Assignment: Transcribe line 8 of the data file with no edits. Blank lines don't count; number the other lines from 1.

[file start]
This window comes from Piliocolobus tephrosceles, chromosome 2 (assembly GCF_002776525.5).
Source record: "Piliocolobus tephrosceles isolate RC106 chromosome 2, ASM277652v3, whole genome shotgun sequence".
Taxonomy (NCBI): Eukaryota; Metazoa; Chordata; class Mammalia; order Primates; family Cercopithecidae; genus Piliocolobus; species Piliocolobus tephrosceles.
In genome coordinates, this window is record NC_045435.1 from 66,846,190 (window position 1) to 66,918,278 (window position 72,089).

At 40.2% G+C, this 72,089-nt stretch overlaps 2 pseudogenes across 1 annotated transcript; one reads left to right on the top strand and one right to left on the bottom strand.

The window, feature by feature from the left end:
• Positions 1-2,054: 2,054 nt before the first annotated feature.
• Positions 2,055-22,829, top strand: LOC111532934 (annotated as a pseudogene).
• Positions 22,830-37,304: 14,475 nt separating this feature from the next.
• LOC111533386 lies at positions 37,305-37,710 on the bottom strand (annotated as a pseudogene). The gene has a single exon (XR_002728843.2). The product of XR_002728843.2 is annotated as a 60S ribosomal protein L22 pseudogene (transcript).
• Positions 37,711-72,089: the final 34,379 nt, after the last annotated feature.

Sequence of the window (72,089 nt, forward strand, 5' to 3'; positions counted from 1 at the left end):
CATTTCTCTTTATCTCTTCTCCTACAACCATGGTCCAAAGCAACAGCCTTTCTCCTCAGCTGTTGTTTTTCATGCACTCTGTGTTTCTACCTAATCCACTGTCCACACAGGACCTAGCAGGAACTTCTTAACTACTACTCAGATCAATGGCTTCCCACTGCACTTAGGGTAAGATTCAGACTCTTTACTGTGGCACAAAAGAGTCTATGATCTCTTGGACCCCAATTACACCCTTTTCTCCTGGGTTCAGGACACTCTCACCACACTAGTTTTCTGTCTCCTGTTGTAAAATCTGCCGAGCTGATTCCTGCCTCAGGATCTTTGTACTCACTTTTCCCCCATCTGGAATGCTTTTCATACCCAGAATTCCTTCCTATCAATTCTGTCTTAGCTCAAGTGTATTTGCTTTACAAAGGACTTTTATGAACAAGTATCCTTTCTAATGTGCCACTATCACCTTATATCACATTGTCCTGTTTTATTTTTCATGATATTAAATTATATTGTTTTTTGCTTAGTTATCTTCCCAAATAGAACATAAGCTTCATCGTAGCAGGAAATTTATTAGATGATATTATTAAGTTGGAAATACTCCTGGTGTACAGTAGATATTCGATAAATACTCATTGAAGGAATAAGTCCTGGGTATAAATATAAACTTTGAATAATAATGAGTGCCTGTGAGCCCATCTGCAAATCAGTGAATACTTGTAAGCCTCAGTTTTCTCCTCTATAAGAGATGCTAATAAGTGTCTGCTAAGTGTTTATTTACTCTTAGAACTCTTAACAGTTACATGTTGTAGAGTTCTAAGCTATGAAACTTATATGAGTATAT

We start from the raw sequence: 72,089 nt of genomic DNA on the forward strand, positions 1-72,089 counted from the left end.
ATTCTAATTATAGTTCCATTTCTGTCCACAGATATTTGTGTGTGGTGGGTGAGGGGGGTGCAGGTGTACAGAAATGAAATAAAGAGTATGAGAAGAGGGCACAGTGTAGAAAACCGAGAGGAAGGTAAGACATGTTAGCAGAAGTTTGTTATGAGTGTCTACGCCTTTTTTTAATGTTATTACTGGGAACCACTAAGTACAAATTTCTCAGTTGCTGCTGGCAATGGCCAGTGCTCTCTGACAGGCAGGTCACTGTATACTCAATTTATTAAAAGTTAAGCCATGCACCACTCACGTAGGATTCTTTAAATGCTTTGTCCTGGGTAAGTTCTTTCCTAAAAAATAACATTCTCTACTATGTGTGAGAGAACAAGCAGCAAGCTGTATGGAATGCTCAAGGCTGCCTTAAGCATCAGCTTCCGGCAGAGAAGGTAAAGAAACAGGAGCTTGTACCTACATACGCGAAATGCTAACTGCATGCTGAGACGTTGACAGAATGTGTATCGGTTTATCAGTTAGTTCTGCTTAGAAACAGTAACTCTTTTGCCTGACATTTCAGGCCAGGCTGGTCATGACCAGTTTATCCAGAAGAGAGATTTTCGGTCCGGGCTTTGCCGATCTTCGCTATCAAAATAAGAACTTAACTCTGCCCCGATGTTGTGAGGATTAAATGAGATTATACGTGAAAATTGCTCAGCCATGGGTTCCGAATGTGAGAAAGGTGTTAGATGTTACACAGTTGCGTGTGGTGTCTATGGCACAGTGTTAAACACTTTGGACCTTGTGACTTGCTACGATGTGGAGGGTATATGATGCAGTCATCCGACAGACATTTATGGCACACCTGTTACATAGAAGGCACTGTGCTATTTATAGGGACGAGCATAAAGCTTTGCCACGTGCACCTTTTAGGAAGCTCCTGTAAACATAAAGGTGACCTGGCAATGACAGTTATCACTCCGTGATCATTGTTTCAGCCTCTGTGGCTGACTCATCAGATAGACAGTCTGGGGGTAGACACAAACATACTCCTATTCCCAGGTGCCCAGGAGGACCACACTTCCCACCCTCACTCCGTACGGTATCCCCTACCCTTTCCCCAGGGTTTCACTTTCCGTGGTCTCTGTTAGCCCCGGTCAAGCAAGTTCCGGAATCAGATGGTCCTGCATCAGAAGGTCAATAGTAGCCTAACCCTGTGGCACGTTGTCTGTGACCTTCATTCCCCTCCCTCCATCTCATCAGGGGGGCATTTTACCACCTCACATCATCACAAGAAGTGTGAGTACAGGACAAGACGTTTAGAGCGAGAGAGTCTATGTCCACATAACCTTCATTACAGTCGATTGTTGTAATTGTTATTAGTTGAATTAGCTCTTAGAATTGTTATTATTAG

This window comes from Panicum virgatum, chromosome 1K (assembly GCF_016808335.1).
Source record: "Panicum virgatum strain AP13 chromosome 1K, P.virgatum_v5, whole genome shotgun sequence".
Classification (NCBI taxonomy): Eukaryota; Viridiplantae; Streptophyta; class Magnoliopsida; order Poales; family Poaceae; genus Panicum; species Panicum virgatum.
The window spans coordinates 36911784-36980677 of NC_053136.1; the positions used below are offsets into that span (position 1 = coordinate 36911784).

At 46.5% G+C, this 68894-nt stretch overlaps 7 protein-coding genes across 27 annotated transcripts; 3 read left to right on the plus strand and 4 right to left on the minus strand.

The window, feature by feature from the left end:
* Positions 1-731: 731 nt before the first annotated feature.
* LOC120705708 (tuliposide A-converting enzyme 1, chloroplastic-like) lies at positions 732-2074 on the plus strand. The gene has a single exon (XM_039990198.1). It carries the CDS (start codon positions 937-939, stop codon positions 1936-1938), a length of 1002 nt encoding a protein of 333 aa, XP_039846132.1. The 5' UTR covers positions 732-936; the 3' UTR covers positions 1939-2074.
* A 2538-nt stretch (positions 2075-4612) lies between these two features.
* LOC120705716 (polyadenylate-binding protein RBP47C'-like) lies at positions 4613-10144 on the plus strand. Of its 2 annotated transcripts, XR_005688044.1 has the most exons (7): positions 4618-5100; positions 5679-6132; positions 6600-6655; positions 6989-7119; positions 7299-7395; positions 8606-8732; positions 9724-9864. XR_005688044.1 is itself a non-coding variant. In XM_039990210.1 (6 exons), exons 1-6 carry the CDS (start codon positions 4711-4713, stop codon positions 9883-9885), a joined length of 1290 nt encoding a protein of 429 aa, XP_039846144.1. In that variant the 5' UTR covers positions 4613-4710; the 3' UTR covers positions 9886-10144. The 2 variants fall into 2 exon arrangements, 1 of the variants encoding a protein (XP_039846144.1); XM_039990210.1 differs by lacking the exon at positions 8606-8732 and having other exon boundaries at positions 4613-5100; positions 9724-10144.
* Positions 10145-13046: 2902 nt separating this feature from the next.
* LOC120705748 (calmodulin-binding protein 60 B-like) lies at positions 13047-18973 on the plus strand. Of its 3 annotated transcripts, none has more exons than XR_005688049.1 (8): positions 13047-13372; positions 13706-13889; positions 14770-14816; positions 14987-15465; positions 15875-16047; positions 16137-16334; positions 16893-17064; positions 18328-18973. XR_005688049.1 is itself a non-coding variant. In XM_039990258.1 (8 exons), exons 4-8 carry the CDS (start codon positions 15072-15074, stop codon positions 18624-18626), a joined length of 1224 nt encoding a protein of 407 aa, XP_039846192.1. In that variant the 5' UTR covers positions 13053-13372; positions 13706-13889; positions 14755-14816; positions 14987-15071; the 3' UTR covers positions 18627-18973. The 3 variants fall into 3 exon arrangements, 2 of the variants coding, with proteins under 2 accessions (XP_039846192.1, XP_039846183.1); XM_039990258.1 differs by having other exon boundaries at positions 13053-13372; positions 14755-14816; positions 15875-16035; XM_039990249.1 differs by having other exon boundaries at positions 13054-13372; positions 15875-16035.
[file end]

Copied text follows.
• Positions 2,055-22,829, top strand: LOC111532934 (annotated as a pseudogene).